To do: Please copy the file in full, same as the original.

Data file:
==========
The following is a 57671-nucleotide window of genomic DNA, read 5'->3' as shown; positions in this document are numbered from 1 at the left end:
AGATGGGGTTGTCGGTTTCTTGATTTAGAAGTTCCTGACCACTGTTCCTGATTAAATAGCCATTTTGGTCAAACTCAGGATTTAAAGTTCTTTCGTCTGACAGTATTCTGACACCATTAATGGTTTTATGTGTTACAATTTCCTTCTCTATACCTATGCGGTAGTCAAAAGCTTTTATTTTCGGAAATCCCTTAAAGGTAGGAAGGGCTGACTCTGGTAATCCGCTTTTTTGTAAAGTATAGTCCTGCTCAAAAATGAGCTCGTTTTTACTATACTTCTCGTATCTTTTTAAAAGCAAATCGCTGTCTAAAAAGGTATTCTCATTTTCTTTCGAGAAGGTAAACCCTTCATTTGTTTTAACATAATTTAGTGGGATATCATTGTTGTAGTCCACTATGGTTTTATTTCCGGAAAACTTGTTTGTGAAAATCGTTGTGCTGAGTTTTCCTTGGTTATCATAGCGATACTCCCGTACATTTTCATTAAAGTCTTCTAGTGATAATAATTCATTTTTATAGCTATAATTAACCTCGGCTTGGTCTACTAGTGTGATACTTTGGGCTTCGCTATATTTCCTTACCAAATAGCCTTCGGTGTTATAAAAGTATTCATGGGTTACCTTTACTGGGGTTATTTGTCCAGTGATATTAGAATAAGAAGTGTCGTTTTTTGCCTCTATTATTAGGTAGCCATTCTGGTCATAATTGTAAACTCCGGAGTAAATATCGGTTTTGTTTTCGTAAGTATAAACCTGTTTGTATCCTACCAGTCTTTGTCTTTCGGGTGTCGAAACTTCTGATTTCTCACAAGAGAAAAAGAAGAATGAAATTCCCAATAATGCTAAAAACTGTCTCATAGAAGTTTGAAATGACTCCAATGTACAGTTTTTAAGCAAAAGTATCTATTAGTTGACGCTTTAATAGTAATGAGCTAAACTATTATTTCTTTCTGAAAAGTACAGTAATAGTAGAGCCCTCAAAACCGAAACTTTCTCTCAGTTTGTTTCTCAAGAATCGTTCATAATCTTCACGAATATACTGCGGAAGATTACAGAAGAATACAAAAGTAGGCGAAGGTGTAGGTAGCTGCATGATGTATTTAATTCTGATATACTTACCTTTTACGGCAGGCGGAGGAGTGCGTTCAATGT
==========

The following is a 57671-nucleotide window of genomic DNA, read 5'->3' as shown; positions in this document are numbered from 1 at the left end:
AGATGGGGTTGTCGGTTTCTTGATTTAGAAGTTCCTGACCACTGTTCCTGATTAAATAGCCATTTTGGTCAAACTCAGGATTTAAAGTTCTTTCGTCTGACAGTATTCTGACACCATTAATGGTTTTATGTGTTACAATTTCCTTCTCTATACCTATGCGGTAGTCAAAAGCTTTTATTTTCGGAAATCCCTTAAAGGTAGGAAGGGCTGACTCTGGTAATCCGCTTTTTTGTAAAGTATAGTCCTGCTCAAAAATGAGCTCGTTTTTACTATACTTCTCGTATCTTTTTAAAAGCAAATCGCTGTCTAAAAAGGTATTCTCATTTTCTTTCGAGAAGGTAAACCCTTCATTTGTTTTAACATAATTTAGTGGGATATCATTGTTGTAGTCCACTATGGTTTTATTTCCGGAAAACTTGTTTGTGAAAATCGTTGTGCTGAGTTTTCCTTGGTTATCATAGCGATACTCCCGTACATTTTCATTAAAGTCTTCTAGTGATAATAATTCATTTTTATAGCTATAATTAACCTCGGCTTGGTCTACTAGTGTGATACTTTGGGCTTCGCTATATTTCCTTACCAAATAGCCTTCGGTGTTATAAAAGTATTCATGGGTTACCTTTACTGGGGTTATTTGTCCAGTGATATTAGAATAAGAAGTGTCGTTTTTTGCCTCTATTATTAGGTAGCCATTCTGGTCATAATTGTAAACTCCGGAGTAAATATCGGTTTTGTTTTCGTAAGTATAAACCTGTTTGTATCCTACCAGTCTTTGTCTTTCGGGTGTCGAAACTTCTGATTTCTCACAAGAGAAAAAGAAGAATGAAATTCCCAATAATGCTAAAAACTGTCTCATAGAAGTTTGAAATGACTCCAATGTACAGTTTTTAAGCAAAAGTATCTATTAGTTGACGCTTTAATAGTAATGAGCTAAACTATTATTTCTTTCTGAAAAGTACAGTAATAGTAGAGCCCTCAAAACCGAAACTTTCTCTCAGTTTGTTTCTCAAGAATCGTTCATAATCTTCACGAATATACTGCGGAAGATTACAGAAGAATACAAAAGTAGGCGAAGGTGTAGGTAGCTGCATGATGTATTTAATTCTGATATACTTACCTTTTACGGCAGGCGGAGGAGTGCGTTCAATGT